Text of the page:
Indeed, Matt, I suppose we couldn't sing "We are the red men, tall & quaint, With our feathers & war paint" any more: tho it was indeed just a harmless bit of chorus singing with actions. Pretty sure "Dashing away...smoothing iron" was there. iirc the book was edited by Walford Davies, sometime Master of the King's Musick.

What objection to "Minstrel Boy", Jim? Rather moving, I used to find it. Has anyone noticed BTW that the opening phrase of the Act III-IV entracte music of Bizet's Carmen is identical to that of The Minstrel Boy, but then goes off in entirely different direction?

≈M≈


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Subject: RE: Nostalgia with The National Song Book
From: GUEST,ST
Date: 09 Jun 15 - 06:13 AM

My wife and I were reminiscing about the National Songbook and our singing "lessons" at school as we returned from a singaround on Sunday night. I can recall all the songs you mention Will. A few of the songs that I learned from the National Songbook are still in my own repertoire – I particularly like the (Welsh) hare hunting song – do you remember that one? (Oh, the yelping of hounds the skelping …)


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Subject: RE: Nostalgia with The National Song Book
From: Les in Chorlton
Date: 09 Jun 15 - 06:22 AM

I have a number of copies from various junk shops. Some good folks songs and loads of others which in some ways shows that, to me at least, 'folk songs' are a bit different to popular songs of long ago.


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Subject: RE: Nostalgia with The National Song Book
From: Brian Peters
Date: 09 Jun 15 - 08:15 AM

"I wonder if singing those songs at school all those years ago had any subliminal influence on our chosen path in music"

I never much cared for them at the time - 'Spanish Ladies' seemed deeply turgid when there were Beatles and Stones to listen to. But no doubt something seeped in, as it will also have done from the Burl Ives children's song EP that my Mum and Dad bought me. Familiar music from childhood tends to be comforting when you're a bit older.


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Subject: RE: Nostalgia with The National Song Book
From: Will Fly
Date: 09 Jun 15 - 09:01 AM

What objection to "Minstrel Boy", Jim?

'Twas my comment, Michael. Oh, I suppose as a kid of 7 or 8 at the time, I rather think I expected the Minstrel Boy to have taken a sword to war, rather than a useless harp! :-)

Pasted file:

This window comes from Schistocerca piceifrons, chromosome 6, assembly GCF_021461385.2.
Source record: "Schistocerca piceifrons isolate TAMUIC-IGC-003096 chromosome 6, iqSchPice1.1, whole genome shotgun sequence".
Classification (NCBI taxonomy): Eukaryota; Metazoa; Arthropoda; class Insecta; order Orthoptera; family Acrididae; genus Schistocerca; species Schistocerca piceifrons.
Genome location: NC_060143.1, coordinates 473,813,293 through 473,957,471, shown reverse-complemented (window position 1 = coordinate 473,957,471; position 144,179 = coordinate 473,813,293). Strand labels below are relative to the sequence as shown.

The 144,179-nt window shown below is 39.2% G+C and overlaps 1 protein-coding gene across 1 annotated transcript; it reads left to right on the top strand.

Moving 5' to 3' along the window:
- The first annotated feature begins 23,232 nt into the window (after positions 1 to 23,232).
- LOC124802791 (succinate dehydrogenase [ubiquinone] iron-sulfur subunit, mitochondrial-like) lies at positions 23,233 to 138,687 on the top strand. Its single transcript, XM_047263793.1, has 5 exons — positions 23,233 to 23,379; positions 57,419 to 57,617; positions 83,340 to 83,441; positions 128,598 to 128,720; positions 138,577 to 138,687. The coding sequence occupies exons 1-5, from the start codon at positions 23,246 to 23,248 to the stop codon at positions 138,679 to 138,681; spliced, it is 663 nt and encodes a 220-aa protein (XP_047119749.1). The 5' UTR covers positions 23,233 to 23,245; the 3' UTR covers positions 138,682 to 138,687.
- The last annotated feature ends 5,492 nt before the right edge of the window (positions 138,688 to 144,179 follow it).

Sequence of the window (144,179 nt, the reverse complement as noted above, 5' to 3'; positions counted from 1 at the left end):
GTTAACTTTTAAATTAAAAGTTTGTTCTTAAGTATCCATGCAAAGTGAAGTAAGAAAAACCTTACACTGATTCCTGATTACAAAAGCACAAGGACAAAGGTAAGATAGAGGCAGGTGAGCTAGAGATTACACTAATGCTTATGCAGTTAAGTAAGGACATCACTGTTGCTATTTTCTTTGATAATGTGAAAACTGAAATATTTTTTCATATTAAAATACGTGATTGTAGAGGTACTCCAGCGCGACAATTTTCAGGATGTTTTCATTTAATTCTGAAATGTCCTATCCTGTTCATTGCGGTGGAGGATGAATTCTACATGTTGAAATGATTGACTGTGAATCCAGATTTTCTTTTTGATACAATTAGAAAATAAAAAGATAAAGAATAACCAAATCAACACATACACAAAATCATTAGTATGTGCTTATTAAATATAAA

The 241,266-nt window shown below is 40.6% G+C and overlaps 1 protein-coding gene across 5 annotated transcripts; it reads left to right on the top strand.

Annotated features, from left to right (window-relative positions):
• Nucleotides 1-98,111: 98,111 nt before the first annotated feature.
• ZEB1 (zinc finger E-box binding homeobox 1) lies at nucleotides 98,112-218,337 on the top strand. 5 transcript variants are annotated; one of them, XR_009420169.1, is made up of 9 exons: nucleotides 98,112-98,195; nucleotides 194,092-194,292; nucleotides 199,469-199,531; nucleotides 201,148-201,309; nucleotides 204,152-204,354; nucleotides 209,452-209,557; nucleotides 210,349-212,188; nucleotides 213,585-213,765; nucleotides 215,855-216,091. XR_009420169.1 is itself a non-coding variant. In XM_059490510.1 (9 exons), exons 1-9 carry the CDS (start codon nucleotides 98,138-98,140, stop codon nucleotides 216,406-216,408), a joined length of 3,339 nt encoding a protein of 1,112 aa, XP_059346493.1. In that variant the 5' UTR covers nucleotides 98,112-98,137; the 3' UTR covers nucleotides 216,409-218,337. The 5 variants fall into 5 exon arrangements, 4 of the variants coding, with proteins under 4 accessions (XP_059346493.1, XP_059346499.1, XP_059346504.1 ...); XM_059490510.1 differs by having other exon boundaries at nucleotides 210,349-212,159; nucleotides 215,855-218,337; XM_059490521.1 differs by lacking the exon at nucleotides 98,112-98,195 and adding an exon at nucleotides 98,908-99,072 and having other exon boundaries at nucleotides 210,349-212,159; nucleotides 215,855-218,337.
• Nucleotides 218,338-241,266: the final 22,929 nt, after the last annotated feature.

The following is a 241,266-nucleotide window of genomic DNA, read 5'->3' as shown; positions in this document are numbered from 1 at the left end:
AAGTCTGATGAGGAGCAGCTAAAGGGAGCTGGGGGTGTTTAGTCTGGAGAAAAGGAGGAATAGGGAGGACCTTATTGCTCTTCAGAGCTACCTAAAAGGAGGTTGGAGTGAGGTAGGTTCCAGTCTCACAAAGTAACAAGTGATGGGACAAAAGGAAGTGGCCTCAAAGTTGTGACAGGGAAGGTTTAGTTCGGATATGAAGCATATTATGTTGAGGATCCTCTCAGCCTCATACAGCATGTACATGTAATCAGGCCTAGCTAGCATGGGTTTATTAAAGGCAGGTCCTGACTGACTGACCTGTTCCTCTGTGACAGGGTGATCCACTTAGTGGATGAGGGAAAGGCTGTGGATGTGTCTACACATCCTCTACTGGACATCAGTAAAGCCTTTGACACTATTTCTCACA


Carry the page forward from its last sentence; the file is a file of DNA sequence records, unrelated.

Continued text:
Cheers,

Will


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Subject: RE: Nostalgia with The National Song Book
From: MartinRyan
Date: 09 Jun 15 - 09:12 AM

From memory:

His father's sword he has girded on, and his wild harp slung behind him"

Inevitably, fishing the sword from its scabbard while balancing a harp on his back, caused problems...



Regards


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Subject: RE: Nostalgia with The National Song Book
From: Will Fly
Date: 09 Jun 15 - 09:15 AM

God - I'd forgotten he'd girded his dad's sword on! Fat lot of good it did him...


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Subject: RE: Nostalgia with The National Song Book
From: Will Fly
Date: 09 Jun 15 - 09:38 AM

Looking through the PDF of the Song Book, there are a considerable number of poems by one A.P. Graves, whose name meant nothing to me. On looking him up in Wikipedia, I discovered that, as well as being the father of the writer Robert Graves, he was also an inspector of schools. Pole position to be be in when a song book for schools is being compiled...


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Subject: RE: Nostalgia with The National Song Book
From: GUEST,matt milton
Date: 09 Jun 15 - 09:57 AM

Just imagine if Michael Gove had written songs! Shudders...


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Subject: RE: Nostalgia with The National Song Book
From: MartinRyan
Date: 09 Jun 15 - 01:05 PM

Graves was a Dublin born poet who set verses to many traditional Irish airs and published several books, some with musical notation. After his son Robert published Goodbye to All That , A.P. published an autobiography entitled To Return to All That !

Regards


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Subject: RE: Nostalgia with The National Song Book
From: Will Fly
Date: 09 Jun 15 - 02:35 PM

Indeed Martin - and I read that, in later life, he was also a respected member of Welsh-speaking society. A man of many facets!


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Subject: RE: Nostalgia with The National Song Book
From: MGM·Lion
Date: 09 Jun 15 - 02:58 PM

Sorry to have absent-mindedly misaddressed you, Will. Can't imagine what I was thinking of. Thanks for reply anyhow.

Best
≈M≈


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Subject: RE: Nostalgia with The National Song Book
From: Ged Fox
Date: 10 Jun 15 - 03:36 AM

I've always considered "The Minstrel Boy" to be totally illogical, albeit good to sing. Why didn't the minstrel leave his harp to the victors? They proved themselves, presumably, braver and freer.